GRM 2010 GRM 2011

Abstract Details

Family Name:
Juul Petersen
First Name:
Title of Paper:
Gulf-based Muslim NGOs after 9.11. and the ‘War on Terror’: Navigating between aid cultures
Paper Proposal Text :
Since 9.11. and the ensuing ‘War on Terror’, most research on international Muslim NGOs has tended to divide this group of organizations into ‘moderate’ NGOs on one side and ‘fundamentalist’ and sometimes ‘extremist’ NGOs on the other. Implicit in this dichotomy is a distinction between organizations that base their aid on principles of universalism and neutrality, seeking dialogue and cooperation with Western donors and NGOs; and organizations that promote a missionary, perhaps even militant kind of aid, isolating themselves or even openly fighting Western organizations.

In concrete terms, British NGOs such as Muslim Aid and Islamic Relief have often been seen as examples of the former, while Gulf-based NGOs such as the Saudi Arabian International Islamic Relief Organization (IIROSA) and the Kuwaiti International Islamic Charitable Organization (IICO) have been cast as examples of the latter.

Through case studies of two of the world’s major Gulf-based Muslim NGOs, the IIROSA and IICO, this paper seeks to go beyond such simplistic categorizations by exploring the ways in which these organizations seek to position themselves in the contemporary aid field, thereby challenging or at least softening the dichotomies between ‘moderate’ and ‘fundamentalist’ Muslim aid.

The paper argues that international Muslim NGOs from the Gulf balance between two different aid cultures; that of traditional Islamic aid and that of Western development aid, seeking to construct a kind of aid that is simultaneously legitimate to an audience of individual Muslim donors in the Gulf and Western aid agencies such as DfID and ECHO. Through strategies of adoption, pragmatic alignment and integration, they combine elements from the two aid cultures, presenting what we may call a developmentalised Islamic aid.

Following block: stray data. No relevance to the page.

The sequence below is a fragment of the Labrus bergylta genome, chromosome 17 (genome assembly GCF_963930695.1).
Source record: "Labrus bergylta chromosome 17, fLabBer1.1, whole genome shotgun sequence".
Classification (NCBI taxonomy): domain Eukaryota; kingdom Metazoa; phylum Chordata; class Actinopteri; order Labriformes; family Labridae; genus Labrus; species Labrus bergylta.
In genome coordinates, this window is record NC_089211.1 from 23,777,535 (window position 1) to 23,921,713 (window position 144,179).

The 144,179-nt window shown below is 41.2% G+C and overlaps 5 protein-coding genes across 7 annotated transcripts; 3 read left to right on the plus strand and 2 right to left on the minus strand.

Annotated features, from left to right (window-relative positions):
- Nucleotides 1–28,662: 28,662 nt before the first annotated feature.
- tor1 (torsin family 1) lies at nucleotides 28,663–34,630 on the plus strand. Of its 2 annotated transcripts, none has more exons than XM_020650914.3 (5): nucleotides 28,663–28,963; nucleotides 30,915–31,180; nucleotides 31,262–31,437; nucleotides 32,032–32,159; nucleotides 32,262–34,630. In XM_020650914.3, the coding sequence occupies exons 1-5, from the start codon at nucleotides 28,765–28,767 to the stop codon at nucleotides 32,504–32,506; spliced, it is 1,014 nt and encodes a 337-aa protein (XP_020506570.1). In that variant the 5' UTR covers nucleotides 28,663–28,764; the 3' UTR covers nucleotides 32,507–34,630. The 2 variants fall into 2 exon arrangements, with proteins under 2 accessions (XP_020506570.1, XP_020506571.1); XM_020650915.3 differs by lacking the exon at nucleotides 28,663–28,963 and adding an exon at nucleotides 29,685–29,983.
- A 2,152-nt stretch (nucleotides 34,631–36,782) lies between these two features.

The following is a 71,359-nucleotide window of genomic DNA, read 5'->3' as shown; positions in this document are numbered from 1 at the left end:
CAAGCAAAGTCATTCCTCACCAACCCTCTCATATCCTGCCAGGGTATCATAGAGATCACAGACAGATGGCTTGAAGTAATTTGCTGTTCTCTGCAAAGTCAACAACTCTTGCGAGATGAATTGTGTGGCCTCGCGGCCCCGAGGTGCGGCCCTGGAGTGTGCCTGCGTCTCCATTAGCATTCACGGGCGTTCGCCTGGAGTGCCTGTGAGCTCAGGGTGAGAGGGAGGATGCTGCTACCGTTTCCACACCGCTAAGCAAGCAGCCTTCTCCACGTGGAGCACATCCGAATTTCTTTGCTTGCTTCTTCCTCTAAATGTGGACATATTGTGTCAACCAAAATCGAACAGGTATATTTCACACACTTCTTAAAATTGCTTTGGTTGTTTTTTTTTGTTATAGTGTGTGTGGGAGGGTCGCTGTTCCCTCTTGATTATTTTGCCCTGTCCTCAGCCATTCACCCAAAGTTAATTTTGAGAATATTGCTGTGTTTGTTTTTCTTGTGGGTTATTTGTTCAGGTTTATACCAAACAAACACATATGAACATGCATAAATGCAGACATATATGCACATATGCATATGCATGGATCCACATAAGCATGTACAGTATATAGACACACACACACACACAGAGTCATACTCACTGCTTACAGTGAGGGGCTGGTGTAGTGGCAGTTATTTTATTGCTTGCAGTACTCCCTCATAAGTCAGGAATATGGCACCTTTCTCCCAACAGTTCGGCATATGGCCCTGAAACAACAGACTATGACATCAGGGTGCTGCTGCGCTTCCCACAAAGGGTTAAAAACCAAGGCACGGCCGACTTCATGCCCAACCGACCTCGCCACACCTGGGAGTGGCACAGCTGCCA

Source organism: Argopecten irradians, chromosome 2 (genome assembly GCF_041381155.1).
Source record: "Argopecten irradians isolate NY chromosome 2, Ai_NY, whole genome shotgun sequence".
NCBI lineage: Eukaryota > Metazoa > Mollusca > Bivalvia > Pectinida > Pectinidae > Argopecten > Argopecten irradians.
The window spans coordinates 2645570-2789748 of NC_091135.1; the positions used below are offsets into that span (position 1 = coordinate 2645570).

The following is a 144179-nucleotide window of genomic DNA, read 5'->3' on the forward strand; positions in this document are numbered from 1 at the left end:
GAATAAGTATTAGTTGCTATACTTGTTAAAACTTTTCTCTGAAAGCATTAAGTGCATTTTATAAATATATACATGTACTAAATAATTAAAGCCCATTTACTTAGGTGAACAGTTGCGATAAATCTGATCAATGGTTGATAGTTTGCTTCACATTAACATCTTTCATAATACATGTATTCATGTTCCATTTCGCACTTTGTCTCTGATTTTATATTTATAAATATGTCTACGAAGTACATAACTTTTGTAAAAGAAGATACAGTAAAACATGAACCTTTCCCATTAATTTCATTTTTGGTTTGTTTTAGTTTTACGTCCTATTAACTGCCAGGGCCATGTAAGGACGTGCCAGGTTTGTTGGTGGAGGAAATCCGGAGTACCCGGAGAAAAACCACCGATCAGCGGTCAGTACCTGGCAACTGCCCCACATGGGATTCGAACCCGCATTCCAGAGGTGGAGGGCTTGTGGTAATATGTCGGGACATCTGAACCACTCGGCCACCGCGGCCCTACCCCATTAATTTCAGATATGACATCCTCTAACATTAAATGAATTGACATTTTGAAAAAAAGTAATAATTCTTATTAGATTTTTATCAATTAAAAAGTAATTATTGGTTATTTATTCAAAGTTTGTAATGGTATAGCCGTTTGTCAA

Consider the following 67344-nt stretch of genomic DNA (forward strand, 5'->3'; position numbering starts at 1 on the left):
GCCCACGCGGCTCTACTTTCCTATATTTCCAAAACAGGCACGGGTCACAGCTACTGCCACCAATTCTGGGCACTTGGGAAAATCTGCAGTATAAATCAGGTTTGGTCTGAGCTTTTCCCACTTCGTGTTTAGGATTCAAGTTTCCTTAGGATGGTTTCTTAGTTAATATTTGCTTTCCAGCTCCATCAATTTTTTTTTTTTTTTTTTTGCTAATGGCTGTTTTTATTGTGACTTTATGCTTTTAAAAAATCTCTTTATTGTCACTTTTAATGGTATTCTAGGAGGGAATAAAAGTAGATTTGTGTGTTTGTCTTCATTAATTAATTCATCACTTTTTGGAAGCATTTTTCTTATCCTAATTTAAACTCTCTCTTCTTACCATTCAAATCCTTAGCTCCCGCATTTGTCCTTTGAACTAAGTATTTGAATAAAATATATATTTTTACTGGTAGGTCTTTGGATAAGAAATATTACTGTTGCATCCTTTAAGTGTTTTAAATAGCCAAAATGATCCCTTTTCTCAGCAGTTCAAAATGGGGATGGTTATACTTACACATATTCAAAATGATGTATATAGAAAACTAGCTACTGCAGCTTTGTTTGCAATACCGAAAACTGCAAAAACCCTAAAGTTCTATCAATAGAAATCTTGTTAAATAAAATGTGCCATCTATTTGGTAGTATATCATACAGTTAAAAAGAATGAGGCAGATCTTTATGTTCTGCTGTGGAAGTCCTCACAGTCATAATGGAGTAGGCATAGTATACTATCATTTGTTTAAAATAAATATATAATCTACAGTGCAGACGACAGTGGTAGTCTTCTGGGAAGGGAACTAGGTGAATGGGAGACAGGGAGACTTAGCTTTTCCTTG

One approach to the developmentalisation of aid is adoption – the uncritical embracing of particular cultural elements without noticeable modifications or alterations. An example of this is IICO’s and IIROSA’s incorporation of mainstream Western ideals of professionalism. Both organisations display an explicit focus on issues of professionalism, praising Western actors for their transparency and accountability, and rejecting old Islamic traditions of secrecy and anonymity in an attempt to counter allegations of corruption and suspicious connections.

Pragmatic alignment is another common approach, referring to the pragmatic alignment of opposing cultural elements but without fully adopting one or the other. A case in point is the introduction of what we may call a principled universalism or a pragmatic particularism, aimed at aligning IIROSA and IICO’s solidarity-driven focus on fellow Muslims with principles of universalism, central to the culture of development aid. Seeking to avoid accusations of discrimination, the organisations argue that they do in principle support a universalist approach, but they focus primarily on Muslims out of pragmatic reasons (e.g. because the majority of people in the countries they work are Muslim, or because the majority of the world’s poor are actually Muslims). In a somewhat similar vein, missionary activities, or da’wa, are justified with reference to issues of cultural sensitivity. Attempting to align their aid provision with values of neutrality and non-confessionalism central to the culture of development aid, IIROSA and IICO increasingly coin their da’wa activities in terms of ‘home missions’ that focus on strengthening the faith, and by extension, identity of Muslims rather than converting non-Muslims.